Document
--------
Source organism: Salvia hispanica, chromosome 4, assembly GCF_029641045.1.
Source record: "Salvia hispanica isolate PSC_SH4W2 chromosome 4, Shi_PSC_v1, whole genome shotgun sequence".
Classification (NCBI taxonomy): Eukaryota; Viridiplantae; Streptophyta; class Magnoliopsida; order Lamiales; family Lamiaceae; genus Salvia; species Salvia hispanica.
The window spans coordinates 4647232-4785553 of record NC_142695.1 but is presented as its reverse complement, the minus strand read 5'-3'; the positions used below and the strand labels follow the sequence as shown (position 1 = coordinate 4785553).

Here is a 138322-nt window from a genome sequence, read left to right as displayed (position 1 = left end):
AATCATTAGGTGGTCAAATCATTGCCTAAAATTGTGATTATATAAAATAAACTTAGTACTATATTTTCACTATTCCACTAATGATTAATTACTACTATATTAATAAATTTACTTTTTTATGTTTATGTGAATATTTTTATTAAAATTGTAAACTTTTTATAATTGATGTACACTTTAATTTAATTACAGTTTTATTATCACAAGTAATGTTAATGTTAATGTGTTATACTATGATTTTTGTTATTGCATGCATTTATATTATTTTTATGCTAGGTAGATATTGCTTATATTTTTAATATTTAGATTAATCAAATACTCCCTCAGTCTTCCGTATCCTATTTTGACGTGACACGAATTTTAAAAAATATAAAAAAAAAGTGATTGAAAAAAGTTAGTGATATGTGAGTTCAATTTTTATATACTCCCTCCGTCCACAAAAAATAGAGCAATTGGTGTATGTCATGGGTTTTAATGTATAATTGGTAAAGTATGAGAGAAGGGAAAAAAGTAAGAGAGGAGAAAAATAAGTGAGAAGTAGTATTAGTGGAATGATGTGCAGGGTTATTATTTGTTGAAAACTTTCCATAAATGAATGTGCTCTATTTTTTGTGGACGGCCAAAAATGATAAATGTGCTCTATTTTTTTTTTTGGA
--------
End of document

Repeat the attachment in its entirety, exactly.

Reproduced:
Source organism: Salvia hispanica, chromosome 4, assembly GCF_029641045.1.
Source record: "Salvia hispanica isolate PSC_SH4W2 chromosome 4, Shi_PSC_v1, whole genome shotgun sequence".
Classification (NCBI taxonomy): Eukaryota; Viridiplantae; Streptophyta; class Magnoliopsida; order Lamiales; family Lamiaceae; genus Salvia; species Salvia hispanica.
The window spans coordinates 4647232-4785553 of record NC_142695.1 but is presented as its reverse complement, the minus strand read 5'-3'; the positions used below and the strand labels follow the sequence as shown (position 1 = coordinate 4785553).

Here is a 138322-nt window from a genome sequence, read left to right as displayed (position 1 = left end):
AATCATTAGGTGGTCAAATCATTGCCTAAAATTGTGATTATATAAAATAAACTTAGTACTATATTTTCACTATTCCACTAATGATTAATTACTACTATATTAATAAATTTACTTTTTTATGTTTATGTGAATATTTTTATTAAAATTGTAAACTTTTTATAATTGATGTACACTTTAATTTAATTACAGTTTTATTATCACAAGTAATGTTAATGTTAATGTGTTATACTATGATTTTTGTTATTGCATGCATTTATATTATTTTTATGCTAGGTAGATATTGCTTATATTTTTAATATTTAGATTAATCAAATACTCCCTCAGTCTTCCGTATCCTATTTTGACGTGACACGAATTTTAAAAAATATAAAAAAAAAGTGATTGAAAAAAGTTAGTGATATGTGAGTTCAATTTTTATATACTCCCTCCGTCCACAAAAAATAGAGCAATTGGTGTATGTCATGGGTTTTAATGTATAATTGGTAAAGTATGAGAGAAGGGAAAAAAGTAAGAGAGGAGAAAAATAAGTGAGAAGTAGTATTAGTGGAATGATGTGCAGGGTTATTATTTGTTGAAAACTTTCCATAAATGAATGTGCTCTATTTTTTGTGGACGGCCAAAAATGATAAATGTGCTCTATTTTTTTTTTTGGA